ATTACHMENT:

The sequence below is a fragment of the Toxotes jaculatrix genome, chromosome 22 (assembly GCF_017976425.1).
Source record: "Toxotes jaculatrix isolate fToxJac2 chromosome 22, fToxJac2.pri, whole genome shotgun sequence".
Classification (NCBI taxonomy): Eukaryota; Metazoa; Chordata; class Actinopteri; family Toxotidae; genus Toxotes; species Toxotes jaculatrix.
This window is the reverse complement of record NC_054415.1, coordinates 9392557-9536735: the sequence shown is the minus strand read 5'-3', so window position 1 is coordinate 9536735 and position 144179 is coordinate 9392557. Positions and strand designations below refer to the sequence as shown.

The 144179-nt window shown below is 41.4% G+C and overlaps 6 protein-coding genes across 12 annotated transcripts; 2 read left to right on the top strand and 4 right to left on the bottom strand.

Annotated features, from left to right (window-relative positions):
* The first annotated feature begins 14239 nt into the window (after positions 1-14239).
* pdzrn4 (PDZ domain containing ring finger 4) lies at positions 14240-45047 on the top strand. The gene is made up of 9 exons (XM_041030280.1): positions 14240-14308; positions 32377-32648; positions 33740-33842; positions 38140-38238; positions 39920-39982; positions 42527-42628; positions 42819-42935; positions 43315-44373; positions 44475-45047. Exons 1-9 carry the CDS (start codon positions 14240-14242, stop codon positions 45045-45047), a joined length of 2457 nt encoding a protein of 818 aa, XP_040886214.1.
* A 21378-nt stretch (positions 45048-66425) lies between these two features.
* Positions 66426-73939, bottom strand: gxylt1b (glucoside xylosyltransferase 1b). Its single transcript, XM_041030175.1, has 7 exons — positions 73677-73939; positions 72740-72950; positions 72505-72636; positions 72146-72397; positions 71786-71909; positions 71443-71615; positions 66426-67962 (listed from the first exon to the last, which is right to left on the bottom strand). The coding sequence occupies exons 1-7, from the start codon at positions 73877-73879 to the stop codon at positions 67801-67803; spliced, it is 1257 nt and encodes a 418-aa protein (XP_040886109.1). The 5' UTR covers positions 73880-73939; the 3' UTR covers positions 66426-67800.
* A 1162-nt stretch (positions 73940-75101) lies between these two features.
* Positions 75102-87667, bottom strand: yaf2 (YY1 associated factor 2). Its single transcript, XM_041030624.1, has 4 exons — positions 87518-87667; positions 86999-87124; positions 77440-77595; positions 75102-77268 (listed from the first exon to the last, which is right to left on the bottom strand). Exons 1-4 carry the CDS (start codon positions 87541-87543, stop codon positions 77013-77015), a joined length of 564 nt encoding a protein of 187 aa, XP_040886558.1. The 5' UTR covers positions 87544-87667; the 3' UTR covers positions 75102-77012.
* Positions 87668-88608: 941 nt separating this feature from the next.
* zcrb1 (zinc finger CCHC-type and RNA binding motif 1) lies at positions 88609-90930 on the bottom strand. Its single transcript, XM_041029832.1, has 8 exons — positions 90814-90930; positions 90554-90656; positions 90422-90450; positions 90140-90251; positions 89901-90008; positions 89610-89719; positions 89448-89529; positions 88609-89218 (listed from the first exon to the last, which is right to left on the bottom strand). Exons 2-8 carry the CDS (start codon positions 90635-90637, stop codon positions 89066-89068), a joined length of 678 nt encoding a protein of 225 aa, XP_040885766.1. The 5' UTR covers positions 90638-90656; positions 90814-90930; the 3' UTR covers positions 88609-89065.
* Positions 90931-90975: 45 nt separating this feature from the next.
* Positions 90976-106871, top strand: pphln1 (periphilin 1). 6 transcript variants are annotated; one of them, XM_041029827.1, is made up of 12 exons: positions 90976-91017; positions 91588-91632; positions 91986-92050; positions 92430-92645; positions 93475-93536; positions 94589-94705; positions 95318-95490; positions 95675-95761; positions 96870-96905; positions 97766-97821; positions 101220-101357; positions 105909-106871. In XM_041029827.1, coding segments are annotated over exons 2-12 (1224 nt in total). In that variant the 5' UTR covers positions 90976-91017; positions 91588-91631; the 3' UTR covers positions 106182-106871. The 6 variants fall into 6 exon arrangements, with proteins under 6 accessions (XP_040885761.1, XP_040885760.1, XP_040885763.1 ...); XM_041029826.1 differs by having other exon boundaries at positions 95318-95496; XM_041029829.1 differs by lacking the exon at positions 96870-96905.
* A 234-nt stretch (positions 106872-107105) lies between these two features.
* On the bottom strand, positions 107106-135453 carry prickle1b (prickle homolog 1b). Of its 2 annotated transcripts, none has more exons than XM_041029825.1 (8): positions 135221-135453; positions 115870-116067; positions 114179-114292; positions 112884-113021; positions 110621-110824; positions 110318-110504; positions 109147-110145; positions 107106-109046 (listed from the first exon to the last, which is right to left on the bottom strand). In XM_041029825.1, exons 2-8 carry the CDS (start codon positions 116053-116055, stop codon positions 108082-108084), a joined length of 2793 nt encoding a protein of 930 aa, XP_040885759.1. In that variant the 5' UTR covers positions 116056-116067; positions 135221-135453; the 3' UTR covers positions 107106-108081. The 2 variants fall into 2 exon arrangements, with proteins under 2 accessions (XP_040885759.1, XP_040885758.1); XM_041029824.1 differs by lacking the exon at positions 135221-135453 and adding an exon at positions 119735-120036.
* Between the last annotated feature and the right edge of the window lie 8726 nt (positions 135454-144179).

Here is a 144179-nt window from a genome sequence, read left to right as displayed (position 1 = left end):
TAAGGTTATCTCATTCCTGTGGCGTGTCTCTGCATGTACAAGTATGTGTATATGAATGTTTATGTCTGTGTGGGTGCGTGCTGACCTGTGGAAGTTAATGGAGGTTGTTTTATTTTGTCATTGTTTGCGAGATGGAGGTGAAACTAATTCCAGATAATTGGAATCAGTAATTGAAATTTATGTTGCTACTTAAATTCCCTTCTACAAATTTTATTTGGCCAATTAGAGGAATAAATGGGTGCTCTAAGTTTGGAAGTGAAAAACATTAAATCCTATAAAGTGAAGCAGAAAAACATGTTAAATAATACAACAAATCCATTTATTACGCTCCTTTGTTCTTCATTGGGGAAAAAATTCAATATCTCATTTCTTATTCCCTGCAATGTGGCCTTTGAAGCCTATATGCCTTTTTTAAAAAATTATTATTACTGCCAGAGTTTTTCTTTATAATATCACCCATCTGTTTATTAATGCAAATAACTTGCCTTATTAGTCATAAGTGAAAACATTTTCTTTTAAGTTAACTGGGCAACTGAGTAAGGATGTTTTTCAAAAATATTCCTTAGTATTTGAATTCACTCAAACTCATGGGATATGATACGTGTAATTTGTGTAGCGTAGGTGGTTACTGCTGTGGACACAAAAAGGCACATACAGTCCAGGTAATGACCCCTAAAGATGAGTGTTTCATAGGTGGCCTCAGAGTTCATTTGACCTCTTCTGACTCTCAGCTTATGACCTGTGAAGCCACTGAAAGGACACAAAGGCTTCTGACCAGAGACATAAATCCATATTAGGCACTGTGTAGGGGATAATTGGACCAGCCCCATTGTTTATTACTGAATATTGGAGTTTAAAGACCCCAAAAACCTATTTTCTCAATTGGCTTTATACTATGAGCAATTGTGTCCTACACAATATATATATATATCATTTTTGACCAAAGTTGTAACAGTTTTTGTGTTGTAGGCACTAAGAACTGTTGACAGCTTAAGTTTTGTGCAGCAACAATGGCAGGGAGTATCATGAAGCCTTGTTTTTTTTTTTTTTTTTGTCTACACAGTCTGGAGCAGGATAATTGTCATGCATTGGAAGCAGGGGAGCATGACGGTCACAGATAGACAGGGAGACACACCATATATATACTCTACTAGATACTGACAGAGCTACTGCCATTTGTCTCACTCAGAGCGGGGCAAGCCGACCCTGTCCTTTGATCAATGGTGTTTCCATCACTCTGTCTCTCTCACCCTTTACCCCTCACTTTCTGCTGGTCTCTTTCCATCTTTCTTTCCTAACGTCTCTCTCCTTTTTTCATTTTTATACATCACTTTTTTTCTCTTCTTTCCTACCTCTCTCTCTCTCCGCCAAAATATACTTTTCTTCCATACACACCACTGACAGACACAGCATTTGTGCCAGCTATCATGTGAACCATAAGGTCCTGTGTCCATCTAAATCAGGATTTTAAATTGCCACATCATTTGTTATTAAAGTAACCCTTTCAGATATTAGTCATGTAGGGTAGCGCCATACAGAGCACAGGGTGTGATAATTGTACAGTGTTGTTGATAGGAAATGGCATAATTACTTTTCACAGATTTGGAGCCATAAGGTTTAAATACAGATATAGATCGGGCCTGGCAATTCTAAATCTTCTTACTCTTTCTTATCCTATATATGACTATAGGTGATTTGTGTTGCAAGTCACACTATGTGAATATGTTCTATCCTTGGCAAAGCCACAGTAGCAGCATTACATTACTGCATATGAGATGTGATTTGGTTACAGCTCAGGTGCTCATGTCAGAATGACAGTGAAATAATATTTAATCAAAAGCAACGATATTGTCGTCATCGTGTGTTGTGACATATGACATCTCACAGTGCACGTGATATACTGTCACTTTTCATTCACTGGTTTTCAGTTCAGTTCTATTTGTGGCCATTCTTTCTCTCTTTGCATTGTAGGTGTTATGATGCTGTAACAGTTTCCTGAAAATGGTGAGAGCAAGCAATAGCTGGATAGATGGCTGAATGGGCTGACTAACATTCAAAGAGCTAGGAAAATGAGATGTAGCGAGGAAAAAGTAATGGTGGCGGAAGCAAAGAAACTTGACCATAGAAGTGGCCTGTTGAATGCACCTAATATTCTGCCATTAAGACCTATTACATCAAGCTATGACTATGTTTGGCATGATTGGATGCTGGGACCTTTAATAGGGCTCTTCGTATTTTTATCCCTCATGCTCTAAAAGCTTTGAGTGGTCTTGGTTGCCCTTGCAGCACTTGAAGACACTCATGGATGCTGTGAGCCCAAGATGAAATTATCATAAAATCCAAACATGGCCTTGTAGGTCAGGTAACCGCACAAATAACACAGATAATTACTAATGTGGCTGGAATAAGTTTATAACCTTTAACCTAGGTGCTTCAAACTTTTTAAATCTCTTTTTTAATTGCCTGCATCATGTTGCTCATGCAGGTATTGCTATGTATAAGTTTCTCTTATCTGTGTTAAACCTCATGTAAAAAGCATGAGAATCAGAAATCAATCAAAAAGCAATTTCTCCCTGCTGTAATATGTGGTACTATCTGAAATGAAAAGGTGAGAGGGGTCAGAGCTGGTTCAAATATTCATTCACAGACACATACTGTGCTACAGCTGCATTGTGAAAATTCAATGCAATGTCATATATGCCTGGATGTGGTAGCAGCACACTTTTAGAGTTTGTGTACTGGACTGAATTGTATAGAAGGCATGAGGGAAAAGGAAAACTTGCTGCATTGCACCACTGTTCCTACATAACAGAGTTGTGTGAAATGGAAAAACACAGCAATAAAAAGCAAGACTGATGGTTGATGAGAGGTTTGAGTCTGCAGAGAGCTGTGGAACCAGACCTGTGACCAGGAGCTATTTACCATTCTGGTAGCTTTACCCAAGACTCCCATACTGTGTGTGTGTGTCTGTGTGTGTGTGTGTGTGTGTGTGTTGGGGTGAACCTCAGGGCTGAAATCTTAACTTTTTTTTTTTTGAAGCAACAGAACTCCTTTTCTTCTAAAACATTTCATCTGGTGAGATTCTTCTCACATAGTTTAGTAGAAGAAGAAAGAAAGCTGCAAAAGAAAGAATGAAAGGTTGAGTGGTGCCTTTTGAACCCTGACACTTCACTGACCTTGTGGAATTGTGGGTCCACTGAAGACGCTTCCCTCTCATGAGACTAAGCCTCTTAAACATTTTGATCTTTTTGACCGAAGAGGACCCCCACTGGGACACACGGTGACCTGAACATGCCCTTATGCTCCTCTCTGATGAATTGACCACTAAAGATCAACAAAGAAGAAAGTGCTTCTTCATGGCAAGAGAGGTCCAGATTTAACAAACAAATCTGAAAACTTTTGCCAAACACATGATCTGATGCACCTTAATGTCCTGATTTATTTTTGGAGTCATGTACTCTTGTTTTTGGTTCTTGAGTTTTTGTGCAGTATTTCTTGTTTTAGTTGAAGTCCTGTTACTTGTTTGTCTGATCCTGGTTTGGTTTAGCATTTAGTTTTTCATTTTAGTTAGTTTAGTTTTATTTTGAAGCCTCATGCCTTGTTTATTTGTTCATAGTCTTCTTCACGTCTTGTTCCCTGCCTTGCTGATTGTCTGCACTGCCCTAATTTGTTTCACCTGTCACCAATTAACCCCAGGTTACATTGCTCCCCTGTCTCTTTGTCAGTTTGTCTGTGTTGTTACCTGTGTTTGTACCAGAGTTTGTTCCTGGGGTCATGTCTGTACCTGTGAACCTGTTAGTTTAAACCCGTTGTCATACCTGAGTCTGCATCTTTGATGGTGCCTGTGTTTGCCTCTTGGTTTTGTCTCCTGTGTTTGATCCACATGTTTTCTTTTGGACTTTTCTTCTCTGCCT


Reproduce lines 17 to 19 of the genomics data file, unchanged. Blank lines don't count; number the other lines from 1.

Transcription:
* A 234-nt stretch (positions 106872-107105) lies between these two features.
* On the bottom strand, positions 107106-135453 carry prickle1b (prickle homolog 1b). Of its 2 annotated transcripts, none has more exons than XM_041029825.1 (8): positions 135221-135453; positions 115870-116067; positions 114179-114292; positions 112884-113021; positions 110621-110824; positions 110318-110504; positions 109147-110145; positions 107106-109046 (listed from the first exon to the last, which is right to left on the bottom strand). In XM_041029825.1, exons 2-8 carry the CDS (start codon positions 116053-116055, stop codon positions 108082-108084), a joined length of 2793 nt encoding a protein of 930 aa, XP_040885759.1. In that variant the 5' UTR covers positions 116056-116067; positions 135221-135453; the 3' UTR covers positions 107106-108081. The 2 variants fall into 2 exon arrangements, with proteins under 2 accessions (XP_040885759.1, XP_040885758.1); XM_041029824.1 differs by lacking the exon at positions 135221-135453 and adding an exon at positions 119735-120036.
* Between the last annotated feature and the right edge of the window lie 8726 nt (positions 135454-144179).